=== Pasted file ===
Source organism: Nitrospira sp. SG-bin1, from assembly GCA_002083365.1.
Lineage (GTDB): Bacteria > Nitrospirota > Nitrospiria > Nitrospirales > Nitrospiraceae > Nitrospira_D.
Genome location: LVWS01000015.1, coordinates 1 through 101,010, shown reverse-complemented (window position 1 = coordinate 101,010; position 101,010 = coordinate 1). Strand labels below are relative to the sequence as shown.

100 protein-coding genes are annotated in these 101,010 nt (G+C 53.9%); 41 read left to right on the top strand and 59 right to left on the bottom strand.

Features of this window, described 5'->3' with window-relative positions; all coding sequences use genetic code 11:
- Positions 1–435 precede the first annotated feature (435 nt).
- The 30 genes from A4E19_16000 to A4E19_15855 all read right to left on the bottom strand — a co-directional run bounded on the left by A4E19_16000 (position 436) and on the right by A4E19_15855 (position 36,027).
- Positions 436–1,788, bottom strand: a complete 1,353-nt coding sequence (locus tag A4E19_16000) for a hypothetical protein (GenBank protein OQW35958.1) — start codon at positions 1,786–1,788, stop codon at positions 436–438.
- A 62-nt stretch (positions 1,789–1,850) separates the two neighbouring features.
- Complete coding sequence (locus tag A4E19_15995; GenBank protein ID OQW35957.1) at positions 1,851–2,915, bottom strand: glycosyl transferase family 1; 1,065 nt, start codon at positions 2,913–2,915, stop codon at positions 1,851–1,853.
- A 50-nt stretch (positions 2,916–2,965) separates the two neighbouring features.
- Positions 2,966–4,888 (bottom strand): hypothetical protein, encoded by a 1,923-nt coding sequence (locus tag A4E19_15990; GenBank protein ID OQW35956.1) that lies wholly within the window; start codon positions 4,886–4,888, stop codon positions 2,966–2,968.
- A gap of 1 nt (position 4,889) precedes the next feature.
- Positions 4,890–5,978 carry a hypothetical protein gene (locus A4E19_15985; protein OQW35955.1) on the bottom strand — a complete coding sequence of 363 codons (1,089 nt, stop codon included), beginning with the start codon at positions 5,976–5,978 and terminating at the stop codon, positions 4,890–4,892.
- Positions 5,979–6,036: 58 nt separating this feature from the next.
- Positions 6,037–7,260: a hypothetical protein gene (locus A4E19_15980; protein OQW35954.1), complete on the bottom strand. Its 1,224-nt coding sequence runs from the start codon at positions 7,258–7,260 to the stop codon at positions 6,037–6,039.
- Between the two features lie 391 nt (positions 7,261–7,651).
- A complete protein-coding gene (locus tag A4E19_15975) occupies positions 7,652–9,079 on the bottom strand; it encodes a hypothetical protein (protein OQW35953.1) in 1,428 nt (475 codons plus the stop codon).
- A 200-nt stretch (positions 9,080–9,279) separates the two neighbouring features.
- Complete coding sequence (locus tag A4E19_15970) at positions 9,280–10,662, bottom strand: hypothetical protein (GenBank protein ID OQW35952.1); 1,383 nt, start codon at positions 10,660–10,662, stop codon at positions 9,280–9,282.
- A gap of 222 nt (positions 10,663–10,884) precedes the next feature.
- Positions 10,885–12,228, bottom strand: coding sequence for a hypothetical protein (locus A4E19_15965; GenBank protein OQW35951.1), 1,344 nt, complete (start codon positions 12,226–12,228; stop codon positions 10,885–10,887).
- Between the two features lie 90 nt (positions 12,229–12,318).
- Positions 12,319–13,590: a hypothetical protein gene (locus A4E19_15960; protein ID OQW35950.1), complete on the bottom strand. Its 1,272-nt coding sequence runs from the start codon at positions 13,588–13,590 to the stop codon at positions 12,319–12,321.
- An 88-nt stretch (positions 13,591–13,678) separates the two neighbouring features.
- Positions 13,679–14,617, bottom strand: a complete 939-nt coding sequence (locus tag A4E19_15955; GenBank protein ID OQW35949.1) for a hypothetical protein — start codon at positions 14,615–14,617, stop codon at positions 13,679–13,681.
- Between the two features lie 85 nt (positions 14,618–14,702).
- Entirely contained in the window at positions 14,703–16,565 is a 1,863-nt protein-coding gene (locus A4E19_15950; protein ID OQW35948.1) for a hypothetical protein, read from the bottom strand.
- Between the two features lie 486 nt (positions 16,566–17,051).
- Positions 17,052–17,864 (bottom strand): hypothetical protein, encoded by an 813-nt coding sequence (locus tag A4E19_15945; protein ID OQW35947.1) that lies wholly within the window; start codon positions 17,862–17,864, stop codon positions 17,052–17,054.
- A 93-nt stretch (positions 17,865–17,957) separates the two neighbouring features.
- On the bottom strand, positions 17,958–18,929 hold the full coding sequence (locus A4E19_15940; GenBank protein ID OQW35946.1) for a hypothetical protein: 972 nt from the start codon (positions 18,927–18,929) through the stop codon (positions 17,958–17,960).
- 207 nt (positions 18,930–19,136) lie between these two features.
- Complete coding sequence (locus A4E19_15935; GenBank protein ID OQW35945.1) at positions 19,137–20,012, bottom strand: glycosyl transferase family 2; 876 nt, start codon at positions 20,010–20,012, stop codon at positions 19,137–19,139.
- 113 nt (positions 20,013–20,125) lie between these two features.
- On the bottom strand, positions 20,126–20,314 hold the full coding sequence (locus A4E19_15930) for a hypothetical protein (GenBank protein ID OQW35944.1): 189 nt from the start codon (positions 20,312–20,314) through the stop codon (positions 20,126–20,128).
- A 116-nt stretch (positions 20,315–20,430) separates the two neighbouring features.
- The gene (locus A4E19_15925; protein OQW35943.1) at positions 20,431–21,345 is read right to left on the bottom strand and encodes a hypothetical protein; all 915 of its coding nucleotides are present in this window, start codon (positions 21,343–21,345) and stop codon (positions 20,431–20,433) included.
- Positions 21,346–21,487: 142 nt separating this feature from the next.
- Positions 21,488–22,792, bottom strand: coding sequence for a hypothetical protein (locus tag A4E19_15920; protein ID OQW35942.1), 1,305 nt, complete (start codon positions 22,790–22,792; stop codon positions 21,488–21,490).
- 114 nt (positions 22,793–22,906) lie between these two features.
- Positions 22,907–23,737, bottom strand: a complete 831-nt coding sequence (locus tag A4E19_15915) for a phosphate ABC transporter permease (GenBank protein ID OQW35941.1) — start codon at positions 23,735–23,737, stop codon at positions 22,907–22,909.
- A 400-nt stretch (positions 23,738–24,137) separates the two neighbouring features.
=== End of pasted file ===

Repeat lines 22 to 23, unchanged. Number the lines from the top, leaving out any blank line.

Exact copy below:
- Positions 10,885–12,228, bottom strand: coding sequence for a hypothetical protein (locus A4E19_15965; GenBank protein OQW35951.1), 1,344 nt, complete (start codon positions 12,226–12,228; stop codon positions 10,885–10,887).
- Between the two features lie 90 nt (positions 12,229–12,318).